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Wolverine would like to compliment you on your use of the term “complement”

Here’s a quick writing tip along the lines of last week’s discreet/discrete posting. We often see compliment and complement switched up, most recently in a review of the new X-Men Origins: Wolverine video game on the IGN website. (Okay, so the review was published April 30. We’re behind in our reading.)

We note this not only to remind you that even great sites such as IGN can occasionally get confused about grammar, but as a trick to include a photo of Wolverine in this post. (Hey, you try to come up with a cool image that represents homophone confusion.)

We’d like to believe everyone knows what a compliment is: to say something nice to someone. Compliment can be a noun or verb. Here’s a fine way to compliment Wolverine:

“Gee, Wolverine, what wonderfully shiny claws you have. To you get them professionally polished?”

Meanwhile, complement, in this usage, is something that, when added to another quality, makes something complete or whole:

“Wolverine, your unbridled aggression is the perfect complement to Cyclops’ cool reserve on the X-Men team.”

Complement can also mean the quantity or number needed to make something whole: “The addition of Wolverine gave the X-Men a full complement of mutant superheroes.”

Spell check is not your friend: discreet vs. discrete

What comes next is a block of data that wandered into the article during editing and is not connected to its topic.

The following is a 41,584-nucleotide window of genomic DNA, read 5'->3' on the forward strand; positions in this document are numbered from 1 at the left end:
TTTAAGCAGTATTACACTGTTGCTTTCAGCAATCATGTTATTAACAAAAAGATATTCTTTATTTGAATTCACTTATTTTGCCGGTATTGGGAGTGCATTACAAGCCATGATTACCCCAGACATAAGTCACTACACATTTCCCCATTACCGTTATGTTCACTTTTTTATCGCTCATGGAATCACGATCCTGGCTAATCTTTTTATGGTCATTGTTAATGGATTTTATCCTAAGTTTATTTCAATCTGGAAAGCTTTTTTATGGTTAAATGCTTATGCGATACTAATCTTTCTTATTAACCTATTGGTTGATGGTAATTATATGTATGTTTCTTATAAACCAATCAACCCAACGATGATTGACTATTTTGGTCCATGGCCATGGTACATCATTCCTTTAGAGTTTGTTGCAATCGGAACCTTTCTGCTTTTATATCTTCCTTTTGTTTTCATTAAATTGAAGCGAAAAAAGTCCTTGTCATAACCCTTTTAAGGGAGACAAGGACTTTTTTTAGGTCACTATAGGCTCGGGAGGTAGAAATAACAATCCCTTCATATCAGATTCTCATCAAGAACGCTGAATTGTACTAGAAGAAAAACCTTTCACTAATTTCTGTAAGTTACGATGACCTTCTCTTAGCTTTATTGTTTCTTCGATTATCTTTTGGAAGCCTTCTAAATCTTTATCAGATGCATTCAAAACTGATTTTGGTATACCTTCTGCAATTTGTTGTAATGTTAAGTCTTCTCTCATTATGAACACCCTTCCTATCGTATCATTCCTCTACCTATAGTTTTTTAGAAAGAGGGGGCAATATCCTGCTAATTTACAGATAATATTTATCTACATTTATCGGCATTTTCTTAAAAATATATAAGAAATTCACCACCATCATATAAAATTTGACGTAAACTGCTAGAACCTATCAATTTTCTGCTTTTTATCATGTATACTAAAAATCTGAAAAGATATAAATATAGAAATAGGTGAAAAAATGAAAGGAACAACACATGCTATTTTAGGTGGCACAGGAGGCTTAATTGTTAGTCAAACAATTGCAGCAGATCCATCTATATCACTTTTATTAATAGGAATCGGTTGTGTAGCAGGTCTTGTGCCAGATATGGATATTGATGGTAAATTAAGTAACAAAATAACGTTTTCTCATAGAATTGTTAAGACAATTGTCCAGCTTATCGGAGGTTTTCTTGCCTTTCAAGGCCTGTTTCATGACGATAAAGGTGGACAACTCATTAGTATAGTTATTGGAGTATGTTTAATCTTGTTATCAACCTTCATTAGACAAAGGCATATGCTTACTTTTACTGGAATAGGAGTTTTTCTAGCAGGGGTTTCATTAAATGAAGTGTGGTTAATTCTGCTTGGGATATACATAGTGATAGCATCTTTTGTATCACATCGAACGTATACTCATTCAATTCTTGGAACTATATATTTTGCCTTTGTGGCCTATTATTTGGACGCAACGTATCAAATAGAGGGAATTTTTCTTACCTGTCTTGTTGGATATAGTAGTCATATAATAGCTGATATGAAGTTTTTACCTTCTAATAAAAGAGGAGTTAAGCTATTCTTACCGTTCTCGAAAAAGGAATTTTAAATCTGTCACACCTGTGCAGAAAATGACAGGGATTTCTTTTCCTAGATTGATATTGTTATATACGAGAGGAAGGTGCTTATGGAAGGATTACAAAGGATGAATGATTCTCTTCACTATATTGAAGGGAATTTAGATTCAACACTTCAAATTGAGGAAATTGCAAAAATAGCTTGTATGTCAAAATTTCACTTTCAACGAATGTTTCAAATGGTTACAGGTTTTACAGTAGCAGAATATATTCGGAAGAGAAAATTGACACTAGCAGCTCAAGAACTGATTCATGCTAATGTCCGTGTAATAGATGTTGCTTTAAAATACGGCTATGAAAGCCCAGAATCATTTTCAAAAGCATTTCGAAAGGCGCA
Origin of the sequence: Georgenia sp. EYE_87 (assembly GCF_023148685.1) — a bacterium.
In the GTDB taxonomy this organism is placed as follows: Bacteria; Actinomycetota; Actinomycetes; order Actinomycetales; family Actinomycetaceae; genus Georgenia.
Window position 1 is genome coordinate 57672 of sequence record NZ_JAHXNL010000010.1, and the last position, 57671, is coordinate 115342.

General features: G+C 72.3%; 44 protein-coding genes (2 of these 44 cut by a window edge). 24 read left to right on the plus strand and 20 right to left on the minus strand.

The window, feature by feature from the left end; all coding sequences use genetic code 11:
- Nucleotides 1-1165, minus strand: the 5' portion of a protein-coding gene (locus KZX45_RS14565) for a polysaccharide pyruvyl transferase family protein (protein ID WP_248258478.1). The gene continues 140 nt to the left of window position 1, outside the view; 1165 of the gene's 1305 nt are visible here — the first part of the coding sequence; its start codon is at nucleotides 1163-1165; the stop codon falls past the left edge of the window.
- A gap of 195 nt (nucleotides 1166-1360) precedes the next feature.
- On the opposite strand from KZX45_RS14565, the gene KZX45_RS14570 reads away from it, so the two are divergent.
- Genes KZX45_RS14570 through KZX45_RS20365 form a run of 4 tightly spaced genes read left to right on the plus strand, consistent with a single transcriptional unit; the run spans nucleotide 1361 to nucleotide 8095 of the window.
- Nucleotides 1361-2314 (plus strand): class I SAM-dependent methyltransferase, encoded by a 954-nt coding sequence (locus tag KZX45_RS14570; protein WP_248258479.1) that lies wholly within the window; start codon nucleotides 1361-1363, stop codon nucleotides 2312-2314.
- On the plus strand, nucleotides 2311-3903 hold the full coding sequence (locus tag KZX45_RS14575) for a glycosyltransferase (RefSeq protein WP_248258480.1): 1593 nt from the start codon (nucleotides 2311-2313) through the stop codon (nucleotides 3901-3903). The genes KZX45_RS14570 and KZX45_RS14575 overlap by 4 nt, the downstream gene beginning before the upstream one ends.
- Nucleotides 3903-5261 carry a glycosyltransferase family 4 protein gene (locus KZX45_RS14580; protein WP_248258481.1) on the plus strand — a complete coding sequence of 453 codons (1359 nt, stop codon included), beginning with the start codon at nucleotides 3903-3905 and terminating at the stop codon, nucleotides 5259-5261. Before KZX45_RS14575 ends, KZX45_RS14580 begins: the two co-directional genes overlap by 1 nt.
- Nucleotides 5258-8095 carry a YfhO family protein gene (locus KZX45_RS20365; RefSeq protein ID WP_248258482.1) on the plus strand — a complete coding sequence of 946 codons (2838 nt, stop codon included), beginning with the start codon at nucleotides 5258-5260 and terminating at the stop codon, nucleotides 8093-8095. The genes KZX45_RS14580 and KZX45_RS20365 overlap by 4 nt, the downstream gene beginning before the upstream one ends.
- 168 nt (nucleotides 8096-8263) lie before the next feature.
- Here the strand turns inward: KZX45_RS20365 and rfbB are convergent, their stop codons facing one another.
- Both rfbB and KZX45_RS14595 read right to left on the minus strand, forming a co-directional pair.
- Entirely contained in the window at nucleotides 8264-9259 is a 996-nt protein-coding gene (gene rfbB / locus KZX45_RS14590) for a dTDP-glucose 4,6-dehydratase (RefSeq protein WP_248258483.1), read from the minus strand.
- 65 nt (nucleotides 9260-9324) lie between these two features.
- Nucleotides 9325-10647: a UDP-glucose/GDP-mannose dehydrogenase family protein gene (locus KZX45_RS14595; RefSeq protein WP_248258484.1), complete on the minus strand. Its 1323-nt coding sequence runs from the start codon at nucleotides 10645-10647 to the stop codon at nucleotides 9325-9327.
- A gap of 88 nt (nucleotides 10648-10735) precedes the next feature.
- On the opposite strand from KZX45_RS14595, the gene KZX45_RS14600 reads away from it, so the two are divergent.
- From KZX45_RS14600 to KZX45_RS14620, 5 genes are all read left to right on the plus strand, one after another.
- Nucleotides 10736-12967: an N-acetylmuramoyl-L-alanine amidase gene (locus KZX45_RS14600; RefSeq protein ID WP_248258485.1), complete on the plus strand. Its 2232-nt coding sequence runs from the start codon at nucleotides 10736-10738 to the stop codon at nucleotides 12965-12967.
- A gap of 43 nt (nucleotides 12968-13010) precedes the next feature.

spHere’s the first appearance of another new segment at the blog: Spell check is not your friend.

Sure, spell check can be a useful utility. But it is not necessarily your friend. Because as soon as you start to rely too much on your spell checker, it will toss you under the bus.

That’s because spell checkers do a fine job of recognizing words from non-words, but they’re still a long way (mostly) from knowing whether you’re using the right word.

Today’s case in point: the homophones discreet and discrete. With growing regularity, we’re seeing writers using discrete when they mean to use discreet. (We almost never see it the other way around.)

Discreet means “prudent” or “tactful” — many people also use it to mean “subtle,” which we suppose is okay. Discrete, however, means “distinct or “separate.” For example… (more…)

The new wave of movie sequels: how will we ever make sense of “Fast & Furious” or “The Final Destination?”

Fast & Furious movie poster

At the blog, our bread and butter is providing important writing tips. But we like to take time out on occasion to examine other issues regarding writing and communication.

As big movie buffs, we’re amused by the lengths to which Hollywood is willing to go in order to suck a few more dollars out of your pocket.

The latest interesting trend is in how studios are titlting their film sequels, with no consideration to how much that might confuse the audience.

The prime example, perhaps the most oddly-titled sequel ever, is Fast & Furious, which hit theaters earlier this spring. It’s the third sequel to 2001’s The Fast and the Furious.

Joining the Furious bandwagon, albeit in a sort-of reversal, is the horror film The Final Destination, which is due out this fall. It’s also the fourth in a series that began in 2000 with a film simply titled Final Destination. (more…)

The Best Writing Tip Ever: “Have went,” NEVER. “Have gone,” sure.

Tom Petty HAS GONE to the theater. The Heartbreakers HAVE GONE to the theater. (Now maybe Petty SHOULD GO for a haircut and a shave.)

Tom Petty HAS GONE to the theater. The Heartbreakers HAVE GONE to the theater. (Now maybe Petty SHOULD GO for a haircut and shave.)

We’re going with the assumption that virtually anyone reading this blog already knows this, but maybe we shouldn’t: there is no such phrase as “have went.” Not ever. Never, ever, ever.